TEACHER APPRAISAL AND STAFF DEVELOPMENT
In a large-scale study of teacher appraisal (Wragg et al., 1996) we found that only half of the teachers studied said that they had changed what they did in the classroom as a result of being appraised. If appraisal is supposed to lead to improvement, then this figure seems low, as one would expect all teachers to have changed, since no one is perfect. There are numerous ways in which work on class management can be incorporated into both staff development and teacher appraisal programmes, for the two should be related, appraisal without development being a somewhat arid and pointless procedure. Among possibilities are the use of some of the activities in this book, most of which can be translated into action with very little extra resources other than time, some elementary organisation and goodwill. Other options include the following:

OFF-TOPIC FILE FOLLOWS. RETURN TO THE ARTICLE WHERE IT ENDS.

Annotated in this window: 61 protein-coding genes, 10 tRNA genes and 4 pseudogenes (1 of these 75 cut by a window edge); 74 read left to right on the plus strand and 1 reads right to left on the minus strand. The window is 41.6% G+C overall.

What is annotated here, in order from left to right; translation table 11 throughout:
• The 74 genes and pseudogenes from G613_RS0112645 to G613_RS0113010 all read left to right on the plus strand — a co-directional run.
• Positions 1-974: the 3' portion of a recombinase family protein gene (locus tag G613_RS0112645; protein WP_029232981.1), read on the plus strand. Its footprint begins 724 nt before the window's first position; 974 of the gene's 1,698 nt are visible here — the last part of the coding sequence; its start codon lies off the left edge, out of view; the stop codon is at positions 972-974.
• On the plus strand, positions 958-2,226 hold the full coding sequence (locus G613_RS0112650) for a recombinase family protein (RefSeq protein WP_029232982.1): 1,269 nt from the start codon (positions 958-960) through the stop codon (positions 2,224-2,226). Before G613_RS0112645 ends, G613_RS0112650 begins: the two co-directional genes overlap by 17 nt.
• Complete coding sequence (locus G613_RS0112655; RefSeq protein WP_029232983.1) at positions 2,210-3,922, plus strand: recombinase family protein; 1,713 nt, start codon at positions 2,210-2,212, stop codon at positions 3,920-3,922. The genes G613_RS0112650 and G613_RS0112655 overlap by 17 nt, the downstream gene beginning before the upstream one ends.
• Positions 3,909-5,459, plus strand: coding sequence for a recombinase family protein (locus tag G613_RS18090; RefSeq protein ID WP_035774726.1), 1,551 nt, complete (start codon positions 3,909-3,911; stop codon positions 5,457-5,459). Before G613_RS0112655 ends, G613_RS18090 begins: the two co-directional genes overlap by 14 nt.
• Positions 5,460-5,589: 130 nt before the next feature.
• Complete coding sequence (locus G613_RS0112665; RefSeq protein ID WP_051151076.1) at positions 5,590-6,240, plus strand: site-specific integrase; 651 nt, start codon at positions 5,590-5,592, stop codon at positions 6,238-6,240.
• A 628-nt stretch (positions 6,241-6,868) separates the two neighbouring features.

The set of techniques known as ‘microteaching’ was developed originally at Stanford University. In its early form, small groups of children were taught for five or ten minutes with the teacher concentrating on some particular skill, like ‘questioning’ or ‘explaining’. The teacher was video-taped with a small group of pupils, the lesson was then analysed, and then the teacher was able to try again with a similar group of children in the light of this analysis and feedback. The problem with microteaching when it was first developed was that it was very labour-intensive, useful for trainees in a college, but less manageable with experienced teachers in a school. In any case, using microteaching for the development of class management skills needs bigger groups of children, say at least twelve and possibly a half or even a full class.